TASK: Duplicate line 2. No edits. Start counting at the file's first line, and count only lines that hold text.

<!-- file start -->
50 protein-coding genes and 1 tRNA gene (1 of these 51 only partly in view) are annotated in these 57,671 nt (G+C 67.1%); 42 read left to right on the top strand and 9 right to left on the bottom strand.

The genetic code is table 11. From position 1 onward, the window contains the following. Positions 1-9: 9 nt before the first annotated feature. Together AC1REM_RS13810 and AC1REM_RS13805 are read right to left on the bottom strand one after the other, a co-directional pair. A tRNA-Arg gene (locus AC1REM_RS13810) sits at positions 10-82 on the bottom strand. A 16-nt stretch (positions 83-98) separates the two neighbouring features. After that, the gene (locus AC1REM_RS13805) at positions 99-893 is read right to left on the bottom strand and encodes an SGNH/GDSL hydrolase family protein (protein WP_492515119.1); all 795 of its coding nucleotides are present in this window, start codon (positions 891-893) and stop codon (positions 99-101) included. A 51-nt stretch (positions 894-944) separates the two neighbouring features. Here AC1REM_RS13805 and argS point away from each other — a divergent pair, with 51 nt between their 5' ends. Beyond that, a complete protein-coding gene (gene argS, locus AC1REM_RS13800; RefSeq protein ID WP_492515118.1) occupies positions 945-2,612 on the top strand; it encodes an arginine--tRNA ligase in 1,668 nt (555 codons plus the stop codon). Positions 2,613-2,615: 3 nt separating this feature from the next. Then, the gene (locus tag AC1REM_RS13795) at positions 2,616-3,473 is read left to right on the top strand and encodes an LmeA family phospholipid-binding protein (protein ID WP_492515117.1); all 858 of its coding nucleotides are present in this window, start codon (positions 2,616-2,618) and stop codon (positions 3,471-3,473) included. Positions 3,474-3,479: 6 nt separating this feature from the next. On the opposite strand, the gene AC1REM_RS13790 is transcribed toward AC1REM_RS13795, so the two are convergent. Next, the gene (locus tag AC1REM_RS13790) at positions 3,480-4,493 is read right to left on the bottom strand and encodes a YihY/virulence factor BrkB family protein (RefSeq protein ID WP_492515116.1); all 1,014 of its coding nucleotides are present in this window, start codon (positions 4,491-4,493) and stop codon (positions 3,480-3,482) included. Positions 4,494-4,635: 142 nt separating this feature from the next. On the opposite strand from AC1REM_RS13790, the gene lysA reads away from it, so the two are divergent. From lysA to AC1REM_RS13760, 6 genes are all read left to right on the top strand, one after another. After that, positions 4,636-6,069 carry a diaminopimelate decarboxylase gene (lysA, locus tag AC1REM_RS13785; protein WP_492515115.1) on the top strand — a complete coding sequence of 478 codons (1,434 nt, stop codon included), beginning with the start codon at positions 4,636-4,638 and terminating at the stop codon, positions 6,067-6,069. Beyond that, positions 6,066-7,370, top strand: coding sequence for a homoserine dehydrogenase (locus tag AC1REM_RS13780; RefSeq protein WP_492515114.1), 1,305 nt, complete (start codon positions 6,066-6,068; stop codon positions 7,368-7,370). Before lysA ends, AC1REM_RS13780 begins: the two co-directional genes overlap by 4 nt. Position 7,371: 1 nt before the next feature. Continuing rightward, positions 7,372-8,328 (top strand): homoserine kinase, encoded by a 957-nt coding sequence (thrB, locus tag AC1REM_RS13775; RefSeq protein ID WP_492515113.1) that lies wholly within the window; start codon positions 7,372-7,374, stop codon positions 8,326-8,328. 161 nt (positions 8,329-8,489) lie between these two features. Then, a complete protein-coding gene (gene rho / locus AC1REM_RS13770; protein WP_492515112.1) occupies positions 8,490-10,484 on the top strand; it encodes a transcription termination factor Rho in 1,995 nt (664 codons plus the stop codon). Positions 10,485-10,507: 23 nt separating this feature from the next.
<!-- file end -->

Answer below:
The genetic code is table 11. From position 1 onward, the window contains the following. Positions 1-9: 9 nt before the first annotated feature. Together AC1REM_RS13810 and AC1REM_RS13805 are read right to left on the bottom strand one after the other, a co-directional pair. A tRNA-Arg gene (locus AC1REM_RS13810) sits at positions 10-82 on the bottom strand. A 16-nt stretch (positions 83-98) separates the two neighbouring features. After that, the gene (locus AC1REM_RS13805) at positions 99-893 is read right to left on the bottom strand and encodes an SGNH/GDSL hydrolase family protein (protein WP_492515119.1); all 795 of its coding nucleotides are present in this window, start codon (positions 891-893) and stop codon (positions 99-101) included. A 51-nt stretch (positions 894-944) separates the two neighbouring features. Here AC1REM_RS13805 and argS point away from each other — a divergent pair, with 51 nt between their 5' ends. Beyond that, a complete protein-coding gene (gene argS, locus AC1REM_RS13800; RefSeq protein ID WP_492515118.1) occupies positions 945-2,612 on the top strand; it encodes an arginine--tRNA ligase in 1,668 nt (555 codons plus the stop codon). Positions 2,613-2,615: 3 nt separating this feature from the next. Then, the gene (locus tag AC1REM_RS13795) at positions 2,616-3,473 is read left to right on the top strand and encodes an LmeA family phospholipid-binding protein (protein ID WP_492515117.1); all 858 of its coding nucleotides are present in this window, start codon (positions 2,616-2,618) and stop codon (positions 3,471-3,473) included. Positions 3,474-3,479: 6 nt separating this feature from the next. On the opposite strand, the gene AC1REM_RS13790 is transcribed toward AC1REM_RS13795, so the two are convergent. Next, the gene (locus tag AC1REM_RS13790) at positions 3,480-4,493 is read right to left on the bottom strand and encodes a YihY/virulence factor BrkB family protein (RefSeq protein ID WP_492515116.1); all 1,014 of its coding nucleotides are present in this window, start codon (positions 4,491-4,493) and stop codon (positions 3,480-3,482) included. Positions 4,494-4,635: 142 nt separating this feature from the next. On the opposite strand from AC1REM_RS13790, the gene lysA reads away from it, so the two are divergent. From lysA to AC1REM_RS13760, 6 genes are all read left to right on the top strand, one after another. After that, positions 4,636-6,069 carry a diaminopimelate decarboxylase gene (lysA, locus tag AC1REM_RS13785; protein WP_492515115.1) on the top strand — a complete coding sequence of 478 codons (1,434 nt, stop codon included), beginning with the start codon at positions 4,636-4,638 and terminating at the stop codon, positions 6,067-6,069. Beyond that, positions 6,066-7,370, top strand: coding sequence for a homoserine dehydrogenase (locus tag AC1REM_RS13780; RefSeq protein WP_492515114.1), 1,305 nt, complete (start codon positions 6,066-6,068; stop codon positions 7,368-7,370). Before lysA ends, AC1REM_RS13780 begins: the two co-directional genes overlap by 4 nt. Position 7,371: 1 nt before the next feature. Continuing rightward, positions 7,372-8,328 (top strand): homoserine kinase, encoded by a 957-nt coding sequence (thrB, locus tag AC1REM_RS13775; RefSeq protein ID WP_492515113.1) that lies wholly within the window; start codon positions 7,372-7,374, stop codon positions 8,326-8,328. 161 nt (positions 8,329-8,489) lie between these two features. Then, a complete protein-coding gene (gene rho / locus AC1REM_RS13770; protein WP_492515112.1) occupies positions 8,490-10,484 on the top strand; it encodes a transcription termination factor Rho in 1,995 nt (664 codons plus the stop codon). Positions 10,485-10,507: 23 nt separating this feature from the next.